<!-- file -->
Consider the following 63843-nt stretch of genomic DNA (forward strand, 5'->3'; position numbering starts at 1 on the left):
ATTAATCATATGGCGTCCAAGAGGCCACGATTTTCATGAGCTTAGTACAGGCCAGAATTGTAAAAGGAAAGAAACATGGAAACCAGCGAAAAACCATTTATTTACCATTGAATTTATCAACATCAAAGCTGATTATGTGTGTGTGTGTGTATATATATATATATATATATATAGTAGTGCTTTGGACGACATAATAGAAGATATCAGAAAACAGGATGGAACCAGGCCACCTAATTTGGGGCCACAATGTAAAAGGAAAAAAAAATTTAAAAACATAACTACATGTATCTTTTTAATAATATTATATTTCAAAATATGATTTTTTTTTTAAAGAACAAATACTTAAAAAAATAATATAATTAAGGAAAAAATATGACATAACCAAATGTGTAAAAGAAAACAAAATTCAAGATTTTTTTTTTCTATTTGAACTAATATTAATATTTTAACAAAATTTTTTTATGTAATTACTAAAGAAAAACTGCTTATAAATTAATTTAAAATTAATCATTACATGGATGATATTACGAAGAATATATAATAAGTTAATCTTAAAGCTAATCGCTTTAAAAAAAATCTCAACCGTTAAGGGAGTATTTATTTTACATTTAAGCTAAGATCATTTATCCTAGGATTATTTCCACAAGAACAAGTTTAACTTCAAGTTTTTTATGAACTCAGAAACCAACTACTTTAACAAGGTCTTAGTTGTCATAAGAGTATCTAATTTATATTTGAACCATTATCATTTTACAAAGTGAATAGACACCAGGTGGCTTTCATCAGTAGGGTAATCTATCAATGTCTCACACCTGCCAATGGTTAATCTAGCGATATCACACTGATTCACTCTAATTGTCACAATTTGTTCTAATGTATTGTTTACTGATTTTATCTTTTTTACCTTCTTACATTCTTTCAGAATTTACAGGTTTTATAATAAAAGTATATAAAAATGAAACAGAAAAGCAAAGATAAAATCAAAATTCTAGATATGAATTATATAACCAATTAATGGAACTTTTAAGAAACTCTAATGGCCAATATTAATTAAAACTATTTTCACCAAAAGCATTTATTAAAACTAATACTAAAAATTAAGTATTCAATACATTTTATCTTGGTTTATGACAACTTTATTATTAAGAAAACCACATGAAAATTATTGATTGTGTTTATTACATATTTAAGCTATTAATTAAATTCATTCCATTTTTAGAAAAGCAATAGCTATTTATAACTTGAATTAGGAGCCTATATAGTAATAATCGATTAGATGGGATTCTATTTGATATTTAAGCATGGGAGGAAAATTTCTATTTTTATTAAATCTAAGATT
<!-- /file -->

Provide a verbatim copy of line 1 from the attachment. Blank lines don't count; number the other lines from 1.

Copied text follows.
Consider the following 63843-nt stretch of genomic DNA (forward strand, 5'->3'; position numbering starts at 1 on the left):